Biological incubators/bioreactors are a vital piece of equipment required for the growth of many cell types. Incubators are ubiquitous in any cell biology or DIYBio lab and at their heart they are simply warm, humid boxes with temperature and atmosphere regulation. Incubators for bacterial culture are cheap and easy to come by because they are essentially warm, humid boxes. Many DIY designs exist and are routinely employed by DIYBio and academic labs. These incubators are great for anyone wanting to grow, genetically modify and manipulate bacteria. However, if one wants to grow mammalian cells (eg. human cells, mouse cells, etc), incubators are required that control both temperature and the CO2 content of the atmosphere. Maintaining an atmospheric CO2 concentration of 5% is essential for maintaining the pH of common mammalian cell culture media (ex. DMEM) . There are some CO2-independent media formulations on the market but they can be expensive, the cells never seem to grow very well and they often look “a little funny”.
So what is a cheap/poorly funded academic and/or DIYBio person to do? Commercial incubators routinely cost between ~$5,000 (and up!) and remain fairly expensive even on the used market. The high cost of these incubators is not only prohibitive for the DIYBio community, but also for academic labs. In our current funding landscape, countries are continually slashing their science funding budgets yet these these incubators remain a vital resource to researchers in the biomedical sciences. Moreover, scientists in emerging/developing nations may not have access to levels of funding that would permit them to purchase, and maintain, CO2 incubators.
My lab is often asked if we have developed plans for a DIY CO2 incubator because of these issues. After spending some time looking around at what is available on the web already, I found myself unsatisfied with existing forum discussions and projects. So I’ve decided to give it a shot myself.
There are really three main challenges that need to be solved in order to implement a DIY CO2 Incubator:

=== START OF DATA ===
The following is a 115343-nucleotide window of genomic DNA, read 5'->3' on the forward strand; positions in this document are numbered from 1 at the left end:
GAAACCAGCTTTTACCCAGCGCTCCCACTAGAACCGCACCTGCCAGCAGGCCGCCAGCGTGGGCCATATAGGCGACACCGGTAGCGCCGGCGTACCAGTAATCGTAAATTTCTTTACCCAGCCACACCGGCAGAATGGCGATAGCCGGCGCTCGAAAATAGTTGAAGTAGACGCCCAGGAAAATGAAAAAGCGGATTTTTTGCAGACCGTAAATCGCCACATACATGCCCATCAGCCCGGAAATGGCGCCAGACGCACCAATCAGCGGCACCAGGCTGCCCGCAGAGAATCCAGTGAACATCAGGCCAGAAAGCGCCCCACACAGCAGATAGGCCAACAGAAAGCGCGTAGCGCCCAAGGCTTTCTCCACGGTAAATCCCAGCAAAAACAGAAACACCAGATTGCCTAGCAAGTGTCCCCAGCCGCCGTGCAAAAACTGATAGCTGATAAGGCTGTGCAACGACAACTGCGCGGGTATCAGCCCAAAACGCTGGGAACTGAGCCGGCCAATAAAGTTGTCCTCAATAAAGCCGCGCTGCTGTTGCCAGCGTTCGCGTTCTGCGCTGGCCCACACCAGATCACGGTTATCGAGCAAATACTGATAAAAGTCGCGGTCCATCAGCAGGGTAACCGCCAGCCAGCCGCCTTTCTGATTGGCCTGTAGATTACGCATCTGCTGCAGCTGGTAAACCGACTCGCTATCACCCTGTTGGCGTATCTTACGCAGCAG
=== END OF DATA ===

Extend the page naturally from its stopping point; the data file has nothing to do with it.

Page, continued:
- Obtaining the right CO2 sensor.
- Controlling the CO2 content of the incubator atmosphere at 5%.
- Finding a CO2 source that is easy to acquire.
Over the past few months I have developed a working DIY CO2 incubator while on sabbatical at SymbioticA, University of Western Australia. I gave myself the challenge of building it for under $500 and using as many recycled/found materials as possible. The design presented here addresses the three challenges above and I built mine for ~$350 (by far the most expensive part was the actual CO2 sensor at ~$230). Hopefully the information on this site is of use to the DIYBio and global academic communities.
Dirty Disclaimer: The plans and code provided here represent the first shot at a workable solution. They are seriously “Quick and Dirty”. They are not perfect but the incubator functions well and will support the culture of mammalian cells. You are encouraged to use the information on this site as a starting point for your own projects. Please share any changes you have made to improve the implementation of this incubator – we will start linking to projects by other people. Please contact us if you have questions.
These instructions are presented in 6 different sections:
This work was made possible through financial and in-kind support from the Raine Medical Research Foundation, SymbioticA, The School of Anatomy, Physiology and Human Biology (UWA), The Natural Sciences and Engineering Research Council and The University of Ottawa.
DIY CO2 Incubator for Mammalian Cell Culture by The Pelling Lab is licensed under a Creative Commons Attribution-NonCommercial-ShareAlike 4.0 International License.